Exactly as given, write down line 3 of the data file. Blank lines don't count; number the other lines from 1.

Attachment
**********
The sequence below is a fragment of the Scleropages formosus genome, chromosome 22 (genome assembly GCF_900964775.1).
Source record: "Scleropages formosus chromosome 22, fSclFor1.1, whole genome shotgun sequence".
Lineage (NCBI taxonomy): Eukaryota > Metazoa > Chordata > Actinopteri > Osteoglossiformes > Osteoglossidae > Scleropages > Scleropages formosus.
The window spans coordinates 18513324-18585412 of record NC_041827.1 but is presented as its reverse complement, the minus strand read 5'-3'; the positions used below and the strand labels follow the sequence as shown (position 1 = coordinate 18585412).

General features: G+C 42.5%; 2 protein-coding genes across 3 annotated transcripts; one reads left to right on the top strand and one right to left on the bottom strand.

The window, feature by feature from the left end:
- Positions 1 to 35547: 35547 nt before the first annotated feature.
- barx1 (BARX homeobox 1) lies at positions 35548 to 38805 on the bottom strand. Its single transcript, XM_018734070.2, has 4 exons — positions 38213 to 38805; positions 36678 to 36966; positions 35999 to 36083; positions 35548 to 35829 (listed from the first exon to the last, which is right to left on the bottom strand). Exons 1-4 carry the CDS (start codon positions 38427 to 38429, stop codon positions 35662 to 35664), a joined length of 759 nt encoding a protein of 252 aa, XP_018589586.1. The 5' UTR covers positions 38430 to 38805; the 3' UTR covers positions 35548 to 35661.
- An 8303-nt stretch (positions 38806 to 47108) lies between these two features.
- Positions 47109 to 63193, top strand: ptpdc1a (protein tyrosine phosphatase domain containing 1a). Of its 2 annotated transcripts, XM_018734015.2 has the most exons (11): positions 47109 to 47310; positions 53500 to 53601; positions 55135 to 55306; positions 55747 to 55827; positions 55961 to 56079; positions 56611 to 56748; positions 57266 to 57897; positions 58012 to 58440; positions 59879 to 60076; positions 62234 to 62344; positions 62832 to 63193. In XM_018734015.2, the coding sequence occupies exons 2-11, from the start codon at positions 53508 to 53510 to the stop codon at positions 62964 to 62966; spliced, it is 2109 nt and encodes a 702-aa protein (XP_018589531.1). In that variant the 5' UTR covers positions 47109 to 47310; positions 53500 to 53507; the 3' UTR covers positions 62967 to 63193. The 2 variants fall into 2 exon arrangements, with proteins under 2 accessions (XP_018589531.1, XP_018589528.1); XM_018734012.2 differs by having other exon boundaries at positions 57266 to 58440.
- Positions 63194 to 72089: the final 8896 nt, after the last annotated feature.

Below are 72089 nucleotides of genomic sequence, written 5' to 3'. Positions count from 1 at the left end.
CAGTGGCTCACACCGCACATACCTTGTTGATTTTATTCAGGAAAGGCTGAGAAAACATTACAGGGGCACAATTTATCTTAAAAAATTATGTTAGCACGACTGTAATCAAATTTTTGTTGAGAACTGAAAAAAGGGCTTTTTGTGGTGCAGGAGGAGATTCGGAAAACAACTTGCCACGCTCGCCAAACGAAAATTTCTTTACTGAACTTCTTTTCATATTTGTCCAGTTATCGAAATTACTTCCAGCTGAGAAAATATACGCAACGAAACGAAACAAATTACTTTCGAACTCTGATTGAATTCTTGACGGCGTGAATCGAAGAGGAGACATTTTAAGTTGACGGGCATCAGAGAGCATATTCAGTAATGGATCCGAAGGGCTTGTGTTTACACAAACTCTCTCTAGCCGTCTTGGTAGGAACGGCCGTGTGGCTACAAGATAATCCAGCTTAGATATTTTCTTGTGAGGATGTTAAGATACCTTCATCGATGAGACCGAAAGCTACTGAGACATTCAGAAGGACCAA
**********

Lineage (NCBI taxonomy): Eukaryota > Metazoa > Chordata > Actinopteri > Osteoglossiformes > Osteoglossidae > Scleropages > Scleropages formosus.